Below is a photo of some of my experimental pear trees on cotoneaster here in zone 3 flowering in the 3rd year after grafting. The more cotoneaster branches growing under the pear graft, the better the pear grows. The only problem with this rootstock is cosmetic. Some folks think the trees look “untidy” due to the appearance of the feeder cotoneaster branches at the base.

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@northof53

It opens a lot of doors for sure. Winter banana is an apple many of us have grown and used for awhile but this new information allows more success in colder climates.

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Will this work with asian pears also? Like New Century? Do the bottom branches need to be left permanently or can they be removed the year after grafting? Can cotoneaster be propagated easily by cuttings?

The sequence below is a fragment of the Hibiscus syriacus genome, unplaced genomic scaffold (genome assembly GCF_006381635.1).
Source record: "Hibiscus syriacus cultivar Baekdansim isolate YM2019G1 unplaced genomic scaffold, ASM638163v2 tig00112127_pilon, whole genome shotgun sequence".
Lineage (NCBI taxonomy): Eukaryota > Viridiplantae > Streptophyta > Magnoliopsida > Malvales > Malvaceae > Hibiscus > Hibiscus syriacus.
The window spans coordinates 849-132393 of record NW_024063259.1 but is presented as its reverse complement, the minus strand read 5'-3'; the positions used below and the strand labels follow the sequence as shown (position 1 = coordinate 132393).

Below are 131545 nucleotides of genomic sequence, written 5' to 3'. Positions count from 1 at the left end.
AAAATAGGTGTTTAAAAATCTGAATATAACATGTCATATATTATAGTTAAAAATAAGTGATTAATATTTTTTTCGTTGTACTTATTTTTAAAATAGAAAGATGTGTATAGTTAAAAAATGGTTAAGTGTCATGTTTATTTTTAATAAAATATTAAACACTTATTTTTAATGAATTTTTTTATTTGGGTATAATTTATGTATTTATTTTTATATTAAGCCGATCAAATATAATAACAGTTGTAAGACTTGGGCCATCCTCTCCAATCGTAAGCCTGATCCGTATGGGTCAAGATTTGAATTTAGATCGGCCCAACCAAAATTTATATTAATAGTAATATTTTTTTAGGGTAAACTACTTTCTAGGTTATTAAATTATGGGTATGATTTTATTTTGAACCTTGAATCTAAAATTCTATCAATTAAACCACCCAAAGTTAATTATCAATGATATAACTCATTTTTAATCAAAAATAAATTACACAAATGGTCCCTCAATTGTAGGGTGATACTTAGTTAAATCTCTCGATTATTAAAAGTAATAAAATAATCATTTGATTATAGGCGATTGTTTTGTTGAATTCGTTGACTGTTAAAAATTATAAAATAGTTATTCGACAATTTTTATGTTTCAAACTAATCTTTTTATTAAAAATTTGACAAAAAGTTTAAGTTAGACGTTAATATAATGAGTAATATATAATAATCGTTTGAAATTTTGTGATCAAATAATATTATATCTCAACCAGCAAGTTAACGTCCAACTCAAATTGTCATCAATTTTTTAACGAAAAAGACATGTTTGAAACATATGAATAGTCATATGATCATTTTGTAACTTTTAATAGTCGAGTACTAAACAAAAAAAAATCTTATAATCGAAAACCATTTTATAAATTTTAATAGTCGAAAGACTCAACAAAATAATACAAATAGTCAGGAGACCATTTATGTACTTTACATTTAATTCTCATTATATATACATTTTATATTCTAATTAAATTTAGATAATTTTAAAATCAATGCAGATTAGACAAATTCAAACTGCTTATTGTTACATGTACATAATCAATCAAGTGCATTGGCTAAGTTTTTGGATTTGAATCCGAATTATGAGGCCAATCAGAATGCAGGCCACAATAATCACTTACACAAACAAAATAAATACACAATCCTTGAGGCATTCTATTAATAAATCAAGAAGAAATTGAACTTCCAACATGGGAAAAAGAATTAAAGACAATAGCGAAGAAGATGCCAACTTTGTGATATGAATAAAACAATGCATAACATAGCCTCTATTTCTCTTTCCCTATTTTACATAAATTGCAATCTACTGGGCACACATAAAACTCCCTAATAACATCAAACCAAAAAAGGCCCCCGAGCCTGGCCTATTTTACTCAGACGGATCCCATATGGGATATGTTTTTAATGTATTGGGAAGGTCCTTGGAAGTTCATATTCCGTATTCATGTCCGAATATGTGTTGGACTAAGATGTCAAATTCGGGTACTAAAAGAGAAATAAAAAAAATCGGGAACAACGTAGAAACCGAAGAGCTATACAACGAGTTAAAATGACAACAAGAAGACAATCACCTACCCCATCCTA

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@TheDerek
You can use aronia as rootstock for pears as well. Sure I do not see why not asian pears are loosely somewhat like European in terms of graft compatability. I cannot answer all your questions and I’m not sure Bernie can answer them all. This was originally done in a very different climate from ours but it’s something I wanted to put out there so we can put it to the test and take those tests to the next level.

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Well I for one will certainly try this. I understand some may not like the look of the bush, but here on the farm fruit production is the aim. The pretty stuff is in the front yard, the productive stuff is everywhere else. LOL.

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These cotoneaster look reasonably priced to try a plant or 3 for $20 https://www.jungseed.com/P/20374

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Hi! How do you find/like Successful Falkenberg ?

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@jessica4b